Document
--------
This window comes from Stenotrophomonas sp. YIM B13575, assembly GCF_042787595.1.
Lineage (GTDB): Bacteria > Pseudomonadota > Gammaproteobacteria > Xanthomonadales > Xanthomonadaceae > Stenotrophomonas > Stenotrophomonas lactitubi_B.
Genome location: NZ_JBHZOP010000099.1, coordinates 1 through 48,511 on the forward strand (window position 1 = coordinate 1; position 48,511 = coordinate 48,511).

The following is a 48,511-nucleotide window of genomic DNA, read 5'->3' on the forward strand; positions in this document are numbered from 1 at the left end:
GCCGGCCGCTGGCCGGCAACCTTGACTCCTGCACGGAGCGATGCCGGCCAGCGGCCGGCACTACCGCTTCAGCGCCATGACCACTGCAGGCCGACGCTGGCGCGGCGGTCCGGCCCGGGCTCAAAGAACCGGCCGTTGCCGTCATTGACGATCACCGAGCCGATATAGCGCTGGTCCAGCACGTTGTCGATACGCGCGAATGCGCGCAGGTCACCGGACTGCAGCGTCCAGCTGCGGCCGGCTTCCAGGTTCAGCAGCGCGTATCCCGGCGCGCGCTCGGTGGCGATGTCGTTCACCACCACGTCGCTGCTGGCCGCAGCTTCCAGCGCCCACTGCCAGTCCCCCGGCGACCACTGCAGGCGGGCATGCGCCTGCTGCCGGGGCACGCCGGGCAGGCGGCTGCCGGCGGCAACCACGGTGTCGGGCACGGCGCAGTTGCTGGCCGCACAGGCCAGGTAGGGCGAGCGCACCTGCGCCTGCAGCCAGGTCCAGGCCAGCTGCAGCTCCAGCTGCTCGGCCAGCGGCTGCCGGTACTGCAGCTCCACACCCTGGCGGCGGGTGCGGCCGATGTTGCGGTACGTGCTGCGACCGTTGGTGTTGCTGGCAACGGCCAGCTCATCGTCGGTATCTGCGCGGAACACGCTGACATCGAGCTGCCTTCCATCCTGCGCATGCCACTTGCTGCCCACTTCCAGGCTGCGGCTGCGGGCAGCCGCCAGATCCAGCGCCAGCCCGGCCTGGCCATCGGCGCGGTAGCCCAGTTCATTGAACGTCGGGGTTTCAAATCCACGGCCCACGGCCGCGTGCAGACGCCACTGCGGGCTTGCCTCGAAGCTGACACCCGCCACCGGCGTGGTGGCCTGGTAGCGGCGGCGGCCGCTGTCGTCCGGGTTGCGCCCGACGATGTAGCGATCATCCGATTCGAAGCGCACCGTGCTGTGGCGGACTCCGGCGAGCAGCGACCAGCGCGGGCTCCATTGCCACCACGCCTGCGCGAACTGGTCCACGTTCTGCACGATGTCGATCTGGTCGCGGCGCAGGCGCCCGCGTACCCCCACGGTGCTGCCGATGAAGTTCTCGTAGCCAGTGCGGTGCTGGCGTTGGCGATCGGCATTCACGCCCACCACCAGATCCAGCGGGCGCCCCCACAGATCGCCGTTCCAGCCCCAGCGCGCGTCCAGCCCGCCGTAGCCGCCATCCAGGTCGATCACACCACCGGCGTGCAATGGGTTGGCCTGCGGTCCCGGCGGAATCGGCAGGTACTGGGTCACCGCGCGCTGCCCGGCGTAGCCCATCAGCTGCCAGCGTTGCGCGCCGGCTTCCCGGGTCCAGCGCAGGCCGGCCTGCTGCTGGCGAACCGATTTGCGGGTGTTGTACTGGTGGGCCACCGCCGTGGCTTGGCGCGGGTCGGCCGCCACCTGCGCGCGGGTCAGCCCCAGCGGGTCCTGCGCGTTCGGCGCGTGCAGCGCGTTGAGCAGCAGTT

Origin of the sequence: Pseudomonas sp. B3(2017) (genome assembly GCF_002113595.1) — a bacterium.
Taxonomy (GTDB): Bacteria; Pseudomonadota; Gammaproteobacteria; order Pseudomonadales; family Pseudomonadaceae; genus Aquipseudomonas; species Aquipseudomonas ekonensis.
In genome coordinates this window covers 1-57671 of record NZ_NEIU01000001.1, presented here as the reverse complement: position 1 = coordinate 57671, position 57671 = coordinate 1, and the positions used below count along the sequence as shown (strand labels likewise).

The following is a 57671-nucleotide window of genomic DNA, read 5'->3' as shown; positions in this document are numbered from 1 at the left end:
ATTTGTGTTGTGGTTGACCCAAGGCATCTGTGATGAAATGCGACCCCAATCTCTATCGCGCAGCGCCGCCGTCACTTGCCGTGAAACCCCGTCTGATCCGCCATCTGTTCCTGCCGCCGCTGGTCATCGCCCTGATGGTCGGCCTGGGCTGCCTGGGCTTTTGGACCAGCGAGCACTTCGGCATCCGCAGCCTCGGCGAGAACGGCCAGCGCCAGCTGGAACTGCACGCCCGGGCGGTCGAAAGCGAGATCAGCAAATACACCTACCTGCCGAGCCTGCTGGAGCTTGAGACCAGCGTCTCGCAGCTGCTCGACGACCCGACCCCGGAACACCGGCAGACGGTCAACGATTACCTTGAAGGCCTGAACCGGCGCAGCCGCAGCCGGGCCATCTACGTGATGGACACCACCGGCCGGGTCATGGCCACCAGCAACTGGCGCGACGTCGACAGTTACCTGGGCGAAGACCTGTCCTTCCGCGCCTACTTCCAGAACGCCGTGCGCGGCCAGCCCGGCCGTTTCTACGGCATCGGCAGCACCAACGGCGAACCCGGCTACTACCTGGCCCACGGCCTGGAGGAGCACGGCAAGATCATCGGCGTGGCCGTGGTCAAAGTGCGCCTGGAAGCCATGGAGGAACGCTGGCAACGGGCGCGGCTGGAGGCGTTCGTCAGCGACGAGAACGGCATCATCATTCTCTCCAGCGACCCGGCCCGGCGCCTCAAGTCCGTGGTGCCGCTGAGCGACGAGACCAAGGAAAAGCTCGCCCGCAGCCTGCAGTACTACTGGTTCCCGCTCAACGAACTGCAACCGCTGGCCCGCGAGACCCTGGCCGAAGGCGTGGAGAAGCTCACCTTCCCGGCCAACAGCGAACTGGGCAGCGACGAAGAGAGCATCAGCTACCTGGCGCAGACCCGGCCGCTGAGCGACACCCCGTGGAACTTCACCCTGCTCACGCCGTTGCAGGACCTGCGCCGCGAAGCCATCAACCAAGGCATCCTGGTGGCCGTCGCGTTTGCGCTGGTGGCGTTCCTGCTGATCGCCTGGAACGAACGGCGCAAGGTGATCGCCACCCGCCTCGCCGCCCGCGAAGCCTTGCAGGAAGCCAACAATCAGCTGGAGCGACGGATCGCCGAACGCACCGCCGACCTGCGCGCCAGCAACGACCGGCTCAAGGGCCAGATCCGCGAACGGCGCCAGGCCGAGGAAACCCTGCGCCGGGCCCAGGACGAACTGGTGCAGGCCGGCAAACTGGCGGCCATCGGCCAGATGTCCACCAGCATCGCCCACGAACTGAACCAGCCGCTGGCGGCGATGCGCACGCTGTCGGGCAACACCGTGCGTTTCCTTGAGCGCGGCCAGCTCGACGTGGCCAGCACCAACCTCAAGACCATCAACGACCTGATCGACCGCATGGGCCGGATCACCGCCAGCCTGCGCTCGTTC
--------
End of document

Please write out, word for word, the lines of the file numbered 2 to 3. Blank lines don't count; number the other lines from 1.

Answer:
Lineage (GTDB): Bacteria > Pseudomonadota > Gammaproteobacteria > Xanthomonadales > Xanthomonadaceae > Stenotrophomonas > Stenotrophomonas lactitubi_B.
Genome location: NZ_JBHZOP010000099.1, coordinates 1 through 48,511 on the forward strand (window position 1 = coordinate 1; position 48,511 = coordinate 48,511).